> Discuss Your Legal Issue > Ask a Lawyer > Construction Law > TCA § 62-6-103 my seller broke this law by renting to others and then selling to me before the two year requirement that they must not do so.

TCA § 62-6-103 my seller broke this law by renting to others and then selling to me before the two year requirement that they must not do so.

1 Answers. Asked on May 14th, 2016 on Construction Law - Tennessee
More details to this question:
The seller of the home I bought built our home without a license which is legal by TCA § 62-6-103. The problem is that this law requires you to not sell or rent the home for a period of two years. Well they sold it to me after only a little over 1 year and now I'm left with a house that house a laundry list of problems. What can we do to take recourse against them? They also sign a notarized affidavit with sumner county stating they would abide by this law and not sell or rent within 2 years
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Answered on May 15th, 2016 at 5:33 AM

Let me start by saying that I am not an expert in the area of contracting law. You did not say if the seller is a contractor who builds houses or just an individual who built his own home and then sold it to you. Most contractors who build houses will provide a warranty of some kind. I did go to the statute that you cited in your question. My reading of the statute and the annotations is that this statute is intended to address the issue of when a contractor is allowed to recover its expenses when the issue of whether it is licensed or not licensed and it sets monetary statutory limits for those. I do not read the statute to say that it has to keep the house for two years before it can sell the house.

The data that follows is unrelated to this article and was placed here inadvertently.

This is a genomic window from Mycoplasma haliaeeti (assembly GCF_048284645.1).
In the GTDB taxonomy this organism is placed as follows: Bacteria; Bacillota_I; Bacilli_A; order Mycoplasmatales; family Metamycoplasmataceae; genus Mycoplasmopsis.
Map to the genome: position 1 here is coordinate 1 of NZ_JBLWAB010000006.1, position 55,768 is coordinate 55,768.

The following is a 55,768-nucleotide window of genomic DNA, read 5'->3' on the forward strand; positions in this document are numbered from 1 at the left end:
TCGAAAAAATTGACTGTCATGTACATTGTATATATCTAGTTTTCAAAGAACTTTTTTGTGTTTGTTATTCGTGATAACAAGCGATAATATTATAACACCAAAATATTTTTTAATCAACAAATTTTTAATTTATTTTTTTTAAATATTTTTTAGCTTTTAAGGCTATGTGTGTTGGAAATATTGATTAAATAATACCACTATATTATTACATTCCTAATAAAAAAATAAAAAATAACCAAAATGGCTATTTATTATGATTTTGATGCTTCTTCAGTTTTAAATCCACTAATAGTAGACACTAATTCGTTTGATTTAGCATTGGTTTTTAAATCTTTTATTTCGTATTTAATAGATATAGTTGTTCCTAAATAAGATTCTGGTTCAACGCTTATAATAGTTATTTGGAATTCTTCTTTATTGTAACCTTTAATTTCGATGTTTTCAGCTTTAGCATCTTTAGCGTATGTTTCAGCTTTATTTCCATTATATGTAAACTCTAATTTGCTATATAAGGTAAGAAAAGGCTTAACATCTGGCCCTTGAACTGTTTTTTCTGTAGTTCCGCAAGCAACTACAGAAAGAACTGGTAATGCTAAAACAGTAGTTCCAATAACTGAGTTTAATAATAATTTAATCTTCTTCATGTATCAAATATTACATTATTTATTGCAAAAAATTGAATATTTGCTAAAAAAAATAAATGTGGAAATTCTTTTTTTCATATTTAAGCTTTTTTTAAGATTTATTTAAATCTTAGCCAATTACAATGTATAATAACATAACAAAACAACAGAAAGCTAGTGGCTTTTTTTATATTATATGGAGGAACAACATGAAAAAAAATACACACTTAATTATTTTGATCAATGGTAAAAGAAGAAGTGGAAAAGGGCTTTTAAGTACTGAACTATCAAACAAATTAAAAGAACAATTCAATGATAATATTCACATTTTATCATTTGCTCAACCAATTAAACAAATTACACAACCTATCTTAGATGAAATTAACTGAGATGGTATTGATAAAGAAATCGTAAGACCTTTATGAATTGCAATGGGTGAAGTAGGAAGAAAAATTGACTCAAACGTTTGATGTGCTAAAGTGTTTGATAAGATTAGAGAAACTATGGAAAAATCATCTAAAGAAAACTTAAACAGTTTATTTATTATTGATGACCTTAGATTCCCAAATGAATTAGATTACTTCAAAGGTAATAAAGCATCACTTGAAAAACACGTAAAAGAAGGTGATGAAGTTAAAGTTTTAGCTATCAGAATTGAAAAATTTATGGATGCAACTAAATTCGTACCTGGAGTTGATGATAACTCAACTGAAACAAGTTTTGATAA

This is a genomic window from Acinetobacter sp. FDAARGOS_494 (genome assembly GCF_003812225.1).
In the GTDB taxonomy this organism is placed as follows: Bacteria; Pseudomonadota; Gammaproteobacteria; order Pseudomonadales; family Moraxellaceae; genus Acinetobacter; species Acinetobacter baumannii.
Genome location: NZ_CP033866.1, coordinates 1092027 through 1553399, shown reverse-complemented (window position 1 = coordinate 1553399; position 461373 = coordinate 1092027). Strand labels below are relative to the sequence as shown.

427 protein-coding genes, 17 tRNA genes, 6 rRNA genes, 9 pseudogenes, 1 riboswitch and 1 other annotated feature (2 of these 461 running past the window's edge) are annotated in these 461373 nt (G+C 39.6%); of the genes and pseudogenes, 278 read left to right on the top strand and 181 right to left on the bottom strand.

If you would like to contact me personally by either phone or email, you may do so as follows: Patrick Johnson, Johnson, Scruggs & Barfield, 95 White Bridge Road, S. 508, Nashville, Tennessee, 37205, email:; Cell: 615-646-9417; Office: 615-352-8326

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Construction Law
From zoning issues to negotiating construction contracts and from mechanics liens to defects and delays, construction law requires attorneys to have a range of experience and knowledge in a host of areas necessary to guide projects from inception to completion. Whether you're involved in a private project or a public works project, whether your company operates in the construction industry or you're a client who wants something built, a construction law firm can advise and consult with you throughout the project, helping to ensure you have the necessary legal protections in your contracts, assisting you on zoning and permitting issues, and working to resolve any disputes that arise.
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